It is perhaps the versatility to display a number of unique qualities depending on the user's brewing parameters that is one of this tea's hidden virtues:
Bai Ji Guan is a rock oolong that can tread where no other yancha can due to its phytocomposition, yet it can also be seen as an L-Theanine rich tea that can tread where no other albino or shade grown tea can due to its processing as an oolong. Choose your own adventure.
The Yue family is our connection to well crafted and unpretentious 岩茶 yánchá or rock oolong. These remarkable teas hail from the Wuyi Mountains, the site of a UNESCO world heritage site that features stunning (previously volcanic) mountain crags that stand as a kingdom above lush forests, valleys, rivers, and springs. The mineral profile and acidity in these rocks and soil brings to life brilliant tea cultivars fostered for generations. While the scenic park's teas demand the highest prices, the price of admission to this club has become more elitist over the years. Incredible rock oolong in similar and proximal environs isn't impossible to be found upon careful searching.
During our latest trip to Wuyishan, we forged relations with the Yue family, an established greater Wuyi area tea family that tends to 8 acres of tea gardens just outside the Wuyishan Forest Park 森林公园 武夷山, another preserve located upstream just west of the more famous scenic area; north of Tongmu village. The Wuyishan Forest Park hosts a rich ecosystem of rare species of flora and fauna, old-growth forests, waterfalls, and shares the same volcanic mountain range as the scenic area, sitting at a similar elevation.
When asked about the specifics of their location and its terroir, they respond:
We are located at an altitude of 457 meters in 山口自然村 Shānkǒu Natural Village, with 吴三地 Wu Sandi to the west, located on the windward slope of the Wuyi Mountains, with sufficient precipitation, coupled with dense vegetation, sufficient evaporation, and high humidity. Heavy, readily forming clouds with mist create a warm and humid semi-shady environment with more scattered light suitable for the growth of tea trees. In addition, the soil in the mountain pass is weathered gravel suitable for the growth of tea trees. The soil has good permeability and high mineral content, which makes the growth of tea trees reach an ideal level.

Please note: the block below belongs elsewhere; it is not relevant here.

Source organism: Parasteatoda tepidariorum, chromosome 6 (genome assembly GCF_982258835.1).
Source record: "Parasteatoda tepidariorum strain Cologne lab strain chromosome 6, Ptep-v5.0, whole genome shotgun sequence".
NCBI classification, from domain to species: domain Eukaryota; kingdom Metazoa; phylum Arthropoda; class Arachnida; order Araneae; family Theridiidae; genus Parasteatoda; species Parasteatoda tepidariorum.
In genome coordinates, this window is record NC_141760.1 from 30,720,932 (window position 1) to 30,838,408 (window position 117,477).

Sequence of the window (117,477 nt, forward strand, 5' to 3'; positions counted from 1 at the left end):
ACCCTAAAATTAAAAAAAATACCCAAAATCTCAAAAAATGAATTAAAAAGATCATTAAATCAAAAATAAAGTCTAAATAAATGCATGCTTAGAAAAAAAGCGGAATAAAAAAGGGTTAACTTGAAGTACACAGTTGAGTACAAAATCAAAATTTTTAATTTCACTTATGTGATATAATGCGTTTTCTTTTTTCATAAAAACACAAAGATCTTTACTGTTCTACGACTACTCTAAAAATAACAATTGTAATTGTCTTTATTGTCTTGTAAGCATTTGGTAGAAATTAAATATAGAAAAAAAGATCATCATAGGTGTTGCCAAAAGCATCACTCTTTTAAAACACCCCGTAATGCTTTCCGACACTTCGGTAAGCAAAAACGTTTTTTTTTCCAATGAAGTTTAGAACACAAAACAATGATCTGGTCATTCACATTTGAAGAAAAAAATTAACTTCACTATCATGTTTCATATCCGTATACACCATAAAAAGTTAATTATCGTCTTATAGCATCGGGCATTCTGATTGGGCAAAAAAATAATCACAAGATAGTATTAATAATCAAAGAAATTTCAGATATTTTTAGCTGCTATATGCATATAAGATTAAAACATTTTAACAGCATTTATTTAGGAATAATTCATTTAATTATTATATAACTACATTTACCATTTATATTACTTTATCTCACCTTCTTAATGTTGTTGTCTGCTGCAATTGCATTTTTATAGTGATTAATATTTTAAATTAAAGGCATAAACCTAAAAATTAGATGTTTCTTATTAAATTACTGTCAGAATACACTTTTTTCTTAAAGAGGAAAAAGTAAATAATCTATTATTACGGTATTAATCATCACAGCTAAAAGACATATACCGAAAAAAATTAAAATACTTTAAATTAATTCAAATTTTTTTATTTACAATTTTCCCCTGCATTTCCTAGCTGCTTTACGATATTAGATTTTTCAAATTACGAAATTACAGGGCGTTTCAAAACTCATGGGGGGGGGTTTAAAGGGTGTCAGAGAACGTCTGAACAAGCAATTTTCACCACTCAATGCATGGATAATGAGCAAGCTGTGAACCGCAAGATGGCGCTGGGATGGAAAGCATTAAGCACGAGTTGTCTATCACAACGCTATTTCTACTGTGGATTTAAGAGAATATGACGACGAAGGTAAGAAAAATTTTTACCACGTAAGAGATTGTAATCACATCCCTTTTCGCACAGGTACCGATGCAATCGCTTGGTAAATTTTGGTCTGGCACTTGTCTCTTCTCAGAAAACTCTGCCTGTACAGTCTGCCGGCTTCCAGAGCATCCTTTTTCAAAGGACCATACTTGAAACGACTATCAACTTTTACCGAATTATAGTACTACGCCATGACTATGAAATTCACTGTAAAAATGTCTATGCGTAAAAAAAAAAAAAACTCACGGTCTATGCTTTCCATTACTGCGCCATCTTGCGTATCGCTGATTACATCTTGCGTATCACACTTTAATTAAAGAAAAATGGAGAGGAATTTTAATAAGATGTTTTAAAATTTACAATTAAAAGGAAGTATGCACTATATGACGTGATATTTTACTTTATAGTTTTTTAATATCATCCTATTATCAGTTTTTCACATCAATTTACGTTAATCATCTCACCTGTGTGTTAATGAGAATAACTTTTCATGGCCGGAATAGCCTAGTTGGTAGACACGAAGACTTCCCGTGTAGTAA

In an industry fraught with newcomers claiming mastery of marketable + popular styles after just a handful of years, the Yue family has been honing their yancha craft for 3 generations. Yue Jun’s grandmother was the first to begin growing and processing tea in the township of 洋庄 Yángzhuāng. It was her who planted their original 奇丹 Qídān Da Hong Pao bushes, their Old Bush Shui Xian, as well as others.
Also noteworty is that the Yue family's work in Tea has been matrilineal, a line of female "tea bosses" in an industry dominated by good ol boys. Tea in Chinese society might be as old school as you can get, and deals can often be colored by a distinct machismo, a kind of patriarchal old guard influence that can seem inextricable from the eastern tea table, so much so that working with the Yue family is always refreshing.